Thursday started out looking pretty bleak for shareholders of Plug Power (NASDAQ:PLUG). With the stock still caught in the undertow from a retreating market, Plug shares fell nearly 10%. But then, the stock market sell-off reversed itself, and as of 10:30 a.m. EDT today, all three major indexes were in the green. And yet, despite the brighter mood in the market in general, Plug Power shares don’t seem to be recovering as fast as everyone else’s, and remain down a distressing 7.7%.
On Wednesday, Plug Power inked a deal with Universal Hydrogen to jointly develop a hydrogen fuel-cell airplane engine capable of flying over 600 miles without refueling. Today, Plug announced a series of follow-on deals that it hopes will get its share price moving in the right direction again.
In one agreement, Plug will partner with Brookfield Renewable Partners (NYSE:BEP) to have the latter provide renewable energy “to fully energize Plug Power’s planned green hydrogen production plant,” permitting Plug to produce “approximately 10 tons of 100% green liquid hydrogen per day” with which to power its fuel cells.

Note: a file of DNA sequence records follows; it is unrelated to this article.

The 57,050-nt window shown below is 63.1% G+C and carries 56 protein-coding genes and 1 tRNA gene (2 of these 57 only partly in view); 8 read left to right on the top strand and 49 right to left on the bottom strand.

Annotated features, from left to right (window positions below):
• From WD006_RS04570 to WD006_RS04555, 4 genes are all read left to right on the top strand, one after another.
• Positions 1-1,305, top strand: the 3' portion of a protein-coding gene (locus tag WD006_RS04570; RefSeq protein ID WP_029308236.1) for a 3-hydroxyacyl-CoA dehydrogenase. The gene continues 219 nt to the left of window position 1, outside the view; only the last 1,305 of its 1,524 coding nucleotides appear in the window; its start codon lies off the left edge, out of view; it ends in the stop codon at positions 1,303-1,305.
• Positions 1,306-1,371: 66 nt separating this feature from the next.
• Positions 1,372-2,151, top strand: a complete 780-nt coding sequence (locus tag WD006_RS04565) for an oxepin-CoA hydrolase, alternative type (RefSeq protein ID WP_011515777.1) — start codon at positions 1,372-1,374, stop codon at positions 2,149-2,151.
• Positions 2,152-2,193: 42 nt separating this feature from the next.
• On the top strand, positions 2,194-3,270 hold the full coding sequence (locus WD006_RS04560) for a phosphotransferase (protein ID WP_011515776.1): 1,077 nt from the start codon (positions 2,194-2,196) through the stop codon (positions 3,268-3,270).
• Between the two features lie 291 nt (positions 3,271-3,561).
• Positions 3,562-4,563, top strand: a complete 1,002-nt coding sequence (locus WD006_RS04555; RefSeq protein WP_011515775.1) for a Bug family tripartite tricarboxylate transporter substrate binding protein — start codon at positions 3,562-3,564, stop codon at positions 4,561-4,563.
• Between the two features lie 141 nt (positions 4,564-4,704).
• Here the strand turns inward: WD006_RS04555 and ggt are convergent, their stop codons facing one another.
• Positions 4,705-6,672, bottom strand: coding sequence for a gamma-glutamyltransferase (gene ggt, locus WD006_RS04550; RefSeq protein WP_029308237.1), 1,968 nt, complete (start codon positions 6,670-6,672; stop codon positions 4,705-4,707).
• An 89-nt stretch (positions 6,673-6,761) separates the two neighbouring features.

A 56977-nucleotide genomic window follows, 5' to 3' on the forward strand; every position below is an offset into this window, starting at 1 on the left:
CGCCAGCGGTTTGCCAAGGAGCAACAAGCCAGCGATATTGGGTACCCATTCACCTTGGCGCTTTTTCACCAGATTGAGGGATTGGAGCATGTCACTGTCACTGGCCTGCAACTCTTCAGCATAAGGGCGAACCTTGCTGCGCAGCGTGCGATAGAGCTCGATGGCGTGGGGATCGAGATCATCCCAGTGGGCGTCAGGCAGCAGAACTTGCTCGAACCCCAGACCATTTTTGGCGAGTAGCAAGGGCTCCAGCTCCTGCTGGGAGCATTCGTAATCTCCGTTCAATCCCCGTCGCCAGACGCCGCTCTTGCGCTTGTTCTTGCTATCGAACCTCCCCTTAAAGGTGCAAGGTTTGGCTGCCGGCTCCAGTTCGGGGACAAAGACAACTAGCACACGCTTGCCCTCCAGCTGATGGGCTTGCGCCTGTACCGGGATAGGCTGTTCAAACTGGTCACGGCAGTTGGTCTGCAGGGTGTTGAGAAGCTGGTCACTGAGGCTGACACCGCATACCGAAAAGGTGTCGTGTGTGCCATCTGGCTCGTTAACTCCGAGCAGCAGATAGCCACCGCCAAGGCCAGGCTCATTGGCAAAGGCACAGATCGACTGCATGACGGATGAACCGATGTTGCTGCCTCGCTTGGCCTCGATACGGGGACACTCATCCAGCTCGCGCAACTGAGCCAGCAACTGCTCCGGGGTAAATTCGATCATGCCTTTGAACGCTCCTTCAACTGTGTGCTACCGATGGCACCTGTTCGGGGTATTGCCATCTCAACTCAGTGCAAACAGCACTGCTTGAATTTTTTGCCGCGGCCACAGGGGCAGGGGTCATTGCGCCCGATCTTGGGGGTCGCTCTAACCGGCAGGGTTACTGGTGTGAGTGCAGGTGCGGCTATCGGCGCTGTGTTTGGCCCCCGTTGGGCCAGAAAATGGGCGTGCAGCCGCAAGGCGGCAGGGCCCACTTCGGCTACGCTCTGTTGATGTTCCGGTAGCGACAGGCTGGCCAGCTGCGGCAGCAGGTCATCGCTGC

In a second deal, privately held Apex Clean Energy will provide energy from wind power for the same purpose. In a third deal, Plug will demonstrate use of its ProGen fuel cell engine in Class 6 and Class 8 delivery trucks for partner Linde, with the goal of fielding an entire fleet of hydrogen fuel-cell vehicles in early 2021.
And yet, investors aren’t happy. Perhaps it’s because in two of the three agreements referenced above, Plug isn’t actually selling anything to anybody, or promising to grow its revenue or earn a profit from such sales. Instead, it’s agreeing to buy power from other companies in order to manufacture hydrogen for itself.
For a supposed leader in renewable energy, it seems strange to see Plug consuming power rather than producing it. But this is in fact the nature of the beast, and a big reason that I am skeptical of the logic underlying the hydrogen economy. In order to produce electricity by running hydrogen through fuel cells, companies must first consume electricity to produce the hydrogen.
I suppose it’s good to see Plug Power putting deals in place to get hold of the energy it needs. What worries me (and what may be worrying other investors today, too) is that Plug needs to do that at all.